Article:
Saturday, 16 May 2009


Thursday 14/05/09

Day 13

I stay in a mosque that has such an idyllic setting, it's virtually impossible to resist staying in. The drawback that I come to realise later is that the mosquitos troubled me no end last night. Where there's a lot of greenery, all sorts of flying insects follow. This creates an irritable tendency in me which provokes me to snap at some people along my journey to Bagh.

It's been 23 long years since I last had to wash my own clothes (When I was at Maddrassah in the UK). It was a real humbling experience but I enjoyed it no end, gaining the satisfaction of utilising nature to cater to my basic needs, not least the gushing water stream (for washing) and ample sunshine (for drying).

Throughout my time here in the region, a common request from so many young people is to ask me to facilitate their exit abroad. The reasoning is of course mainly economic if not social and political. Woe on that nation or country whose youngsters are straining at the leash to escape the misery that they feel they've been born into. What I always suggest to them is to make an effort (difficult I admit) to improve their country/region through creative activism within a peaceful framework. The people of Kashmir are highly intelligent as I've mentioned before; the region is highly abundant in natural resources and if the rest of the world (including India and Pakistan) allow it to adopt a neutral political stance (a la Switzerland), it could become one of the best performing economies in the world. Then our youngsters will have little difficulty in obtaining visas for wherever they wish to go. Applying for a visa from a struggling or worse, disputed territory is always going to be hard work.

I find it pleasantly surprising to find that there are many other Kashmiris who agree that partition was a massive blunder and in light of Pakistan's current scenario, it would be best for it to re-merge with India. Abul Kalam Azad was spot on in his analysis all those years ago.

The plight of earthquake afectees is a common theme in this region as I've entered that region which was heavily affected. Many afectees claim to have not received any money at all. Furthermore, many amongst the public analyse that there was huge wastage involved in the co-ordination of NGO's in bringing relief to the people. Just what they spent on diesel, covering a particular area more than upteen times rather than doing a comprehensive survey form one single visit. I was truly amazed at how much driver's salaries had shot up post-eartquake; from an average of 3 to 4,000 rupees (c.30 pounds) per month to as much as 75,000 rupees (c. 700 pounds)! One can imagine how much more was spent on other essentials, leaving many afectees gasping for respite.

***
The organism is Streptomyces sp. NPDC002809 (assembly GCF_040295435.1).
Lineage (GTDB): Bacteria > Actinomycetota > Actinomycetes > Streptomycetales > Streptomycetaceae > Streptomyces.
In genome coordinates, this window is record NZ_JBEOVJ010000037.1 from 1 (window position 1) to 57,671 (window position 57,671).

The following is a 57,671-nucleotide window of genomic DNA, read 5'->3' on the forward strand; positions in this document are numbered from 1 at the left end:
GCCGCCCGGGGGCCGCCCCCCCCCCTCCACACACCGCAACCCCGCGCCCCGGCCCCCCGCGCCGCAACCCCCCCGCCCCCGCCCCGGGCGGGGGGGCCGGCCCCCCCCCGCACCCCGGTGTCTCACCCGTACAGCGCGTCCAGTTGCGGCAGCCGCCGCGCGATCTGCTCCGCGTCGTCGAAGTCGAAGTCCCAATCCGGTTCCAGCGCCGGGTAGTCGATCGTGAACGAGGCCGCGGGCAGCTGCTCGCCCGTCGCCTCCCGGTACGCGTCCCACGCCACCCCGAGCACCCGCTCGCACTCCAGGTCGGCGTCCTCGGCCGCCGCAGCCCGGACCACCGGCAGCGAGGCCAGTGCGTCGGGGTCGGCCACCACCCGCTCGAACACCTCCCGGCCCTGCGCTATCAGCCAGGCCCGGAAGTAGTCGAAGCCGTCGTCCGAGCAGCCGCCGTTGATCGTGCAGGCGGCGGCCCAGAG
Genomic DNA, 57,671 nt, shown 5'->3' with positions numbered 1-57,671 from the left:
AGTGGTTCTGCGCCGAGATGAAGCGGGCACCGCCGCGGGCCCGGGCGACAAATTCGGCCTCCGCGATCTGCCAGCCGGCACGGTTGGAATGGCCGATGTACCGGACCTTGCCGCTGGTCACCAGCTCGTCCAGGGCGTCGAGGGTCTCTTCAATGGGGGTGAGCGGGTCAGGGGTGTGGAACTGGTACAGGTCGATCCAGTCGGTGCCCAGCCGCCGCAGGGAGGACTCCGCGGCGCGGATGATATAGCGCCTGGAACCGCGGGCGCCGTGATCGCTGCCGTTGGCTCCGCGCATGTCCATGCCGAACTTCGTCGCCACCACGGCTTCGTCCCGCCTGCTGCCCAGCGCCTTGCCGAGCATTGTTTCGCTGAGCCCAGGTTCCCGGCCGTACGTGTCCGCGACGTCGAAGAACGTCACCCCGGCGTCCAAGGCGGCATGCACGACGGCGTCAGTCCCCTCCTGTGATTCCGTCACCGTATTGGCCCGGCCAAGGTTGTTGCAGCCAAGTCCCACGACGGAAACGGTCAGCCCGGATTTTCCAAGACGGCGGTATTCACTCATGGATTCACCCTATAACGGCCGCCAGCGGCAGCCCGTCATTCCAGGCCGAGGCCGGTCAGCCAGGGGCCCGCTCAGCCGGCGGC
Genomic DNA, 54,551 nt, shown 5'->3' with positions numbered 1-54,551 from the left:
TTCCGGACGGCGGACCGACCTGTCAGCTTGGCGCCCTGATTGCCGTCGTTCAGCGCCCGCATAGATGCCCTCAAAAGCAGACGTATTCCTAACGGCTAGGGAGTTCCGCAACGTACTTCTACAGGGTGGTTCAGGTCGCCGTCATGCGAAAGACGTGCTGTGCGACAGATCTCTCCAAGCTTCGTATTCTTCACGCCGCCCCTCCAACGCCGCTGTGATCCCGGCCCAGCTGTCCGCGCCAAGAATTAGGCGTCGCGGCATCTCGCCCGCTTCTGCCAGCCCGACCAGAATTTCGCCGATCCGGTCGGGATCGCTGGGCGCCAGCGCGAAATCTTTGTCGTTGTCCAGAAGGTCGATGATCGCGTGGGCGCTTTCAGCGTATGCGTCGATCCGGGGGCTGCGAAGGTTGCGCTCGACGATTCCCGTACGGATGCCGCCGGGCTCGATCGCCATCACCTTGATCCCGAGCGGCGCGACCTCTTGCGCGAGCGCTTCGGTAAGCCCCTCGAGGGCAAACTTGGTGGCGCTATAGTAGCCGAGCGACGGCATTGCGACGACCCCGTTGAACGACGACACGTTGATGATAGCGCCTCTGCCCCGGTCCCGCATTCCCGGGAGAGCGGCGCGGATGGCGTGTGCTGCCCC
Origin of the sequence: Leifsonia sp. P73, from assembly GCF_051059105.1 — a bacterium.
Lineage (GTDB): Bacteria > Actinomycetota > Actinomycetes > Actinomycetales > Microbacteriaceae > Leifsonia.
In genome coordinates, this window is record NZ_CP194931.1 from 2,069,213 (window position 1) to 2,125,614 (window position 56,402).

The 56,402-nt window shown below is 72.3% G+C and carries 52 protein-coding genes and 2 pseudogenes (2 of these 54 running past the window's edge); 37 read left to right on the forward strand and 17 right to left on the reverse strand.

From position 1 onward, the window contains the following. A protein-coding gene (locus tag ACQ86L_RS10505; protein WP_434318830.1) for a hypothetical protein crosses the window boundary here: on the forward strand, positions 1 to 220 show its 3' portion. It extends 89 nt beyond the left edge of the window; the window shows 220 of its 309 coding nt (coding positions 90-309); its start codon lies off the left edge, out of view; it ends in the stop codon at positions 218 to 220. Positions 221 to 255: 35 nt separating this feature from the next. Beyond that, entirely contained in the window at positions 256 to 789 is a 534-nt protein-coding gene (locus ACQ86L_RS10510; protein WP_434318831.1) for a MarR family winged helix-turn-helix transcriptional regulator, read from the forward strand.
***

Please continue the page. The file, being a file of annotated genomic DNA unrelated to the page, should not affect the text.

From the above, it is absolutely clear that the Pakistani government hadn't a clue what was going on (in terms of organisation) and the concept of central co-ordination was abysmally absent.

Apart from a reasonable breakfast at Hummahmohra, I had nothing to eat by about Isha time (9:00pm). I was compelled to ask a street vendor to give me a piece of lime, this I sucked on for dear life.

As no food or accomodation was yet foreseeable, I decided to walk through the city and reach for the final mosque which happened to be a Sufi mosque of Barelvi persuasion. Gathering that I'd been accomodated by Deobandhis in Palandri and Rawalakot; I thought, why not see the reaction of Barelvis to my struggle/plight/mission.

I wasn't disappointed.

I was given a sumptous meal by a Jamaat-e-Islami friend of the Barelvi Imam and of note within our invigorating conversation were two major issues of societal concern to the sufi Imam:
1) That there was a concerted effort within the Pakistani establishment to martialise Kashmiris and make Kashmir an area of instability, not unlike FATA.
With the Pakistanis judging that their "strategic" aims will be fulfilled thus.

2) NGO's, (particularly foreign) were using subtle means to target women and change traditional concepts of society and the role of women. He qualified his views by saying that subjugation of women was obviously a point of concern but to cajole women into licentious behaviour by stealth was unacceptable.

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